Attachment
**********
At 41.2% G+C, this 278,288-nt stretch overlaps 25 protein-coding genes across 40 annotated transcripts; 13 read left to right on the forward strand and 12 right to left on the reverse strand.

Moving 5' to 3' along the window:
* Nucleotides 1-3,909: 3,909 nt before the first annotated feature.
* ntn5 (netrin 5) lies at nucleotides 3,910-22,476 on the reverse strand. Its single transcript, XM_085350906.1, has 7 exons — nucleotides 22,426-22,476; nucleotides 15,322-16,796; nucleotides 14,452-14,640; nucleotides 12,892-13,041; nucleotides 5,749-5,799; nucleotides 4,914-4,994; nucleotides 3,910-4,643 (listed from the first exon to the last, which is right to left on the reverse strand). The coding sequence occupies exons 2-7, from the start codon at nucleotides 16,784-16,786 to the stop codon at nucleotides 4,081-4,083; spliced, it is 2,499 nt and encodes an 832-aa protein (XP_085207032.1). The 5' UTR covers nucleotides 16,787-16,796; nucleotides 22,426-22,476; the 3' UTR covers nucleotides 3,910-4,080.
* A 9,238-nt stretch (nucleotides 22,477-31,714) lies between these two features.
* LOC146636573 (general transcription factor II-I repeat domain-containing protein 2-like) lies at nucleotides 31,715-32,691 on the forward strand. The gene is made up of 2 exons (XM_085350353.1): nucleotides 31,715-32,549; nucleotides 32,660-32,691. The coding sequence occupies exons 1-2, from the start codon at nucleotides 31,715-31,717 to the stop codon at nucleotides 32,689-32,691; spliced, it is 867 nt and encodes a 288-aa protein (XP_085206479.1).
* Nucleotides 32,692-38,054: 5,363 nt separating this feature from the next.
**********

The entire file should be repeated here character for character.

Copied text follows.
At 41.2% G+C, this 278,288-nt stretch overlaps 25 protein-coding genes across 40 annotated transcripts; 13 read left to right on the forward strand and 12 right to left on the reverse strand.

Moving 5' to 3' along the window:
* Nucleotides 1-3,909: 3,909 nt before the first annotated feature.
* ntn5 (netrin 5) lies at nucleotides 3,910-22,476 on the reverse strand. Its single transcript, XM_085350906.1, has 7 exons — nucleotides 22,426-22,476; nucleotides 15,322-16,796; nucleotides 14,452-14,640; nucleotides 12,892-13,041; nucleotides 5,749-5,799; nucleotides 4,914-4,994; nucleotides 3,910-4,643 (listed from the first exon to the last, which is right to left on the reverse strand). The coding sequence occupies exons 2-7, from the start codon at nucleotides 16,784-16,786 to the stop codon at nucleotides 4,081-4,083; spliced, it is 2,499 nt and encodes an 832-aa protein (XP_085207032.1). The 5' UTR covers nucleotides 16,787-16,796; nucleotides 22,426-22,476; the 3' UTR covers nucleotides 3,910-4,080.
* A 9,238-nt stretch (nucleotides 22,477-31,714) lies between these two features.
* LOC146636573 (general transcription factor II-I repeat domain-containing protein 2-like) lies at nucleotides 31,715-32,691 on the forward strand. The gene is made up of 2 exons (XM_085350353.1): nucleotides 31,715-32,549; nucleotides 32,660-32,691. The coding sequence occupies exons 1-2, from the start codon at nucleotides 31,715-31,717 to the stop codon at nucleotides 32,689-32,691; spliced, it is 867 nt and encodes a 288-aa protein (XP_085206479.1).
* Nucleotides 32,692-38,054: 5,363 nt separating this feature from the next.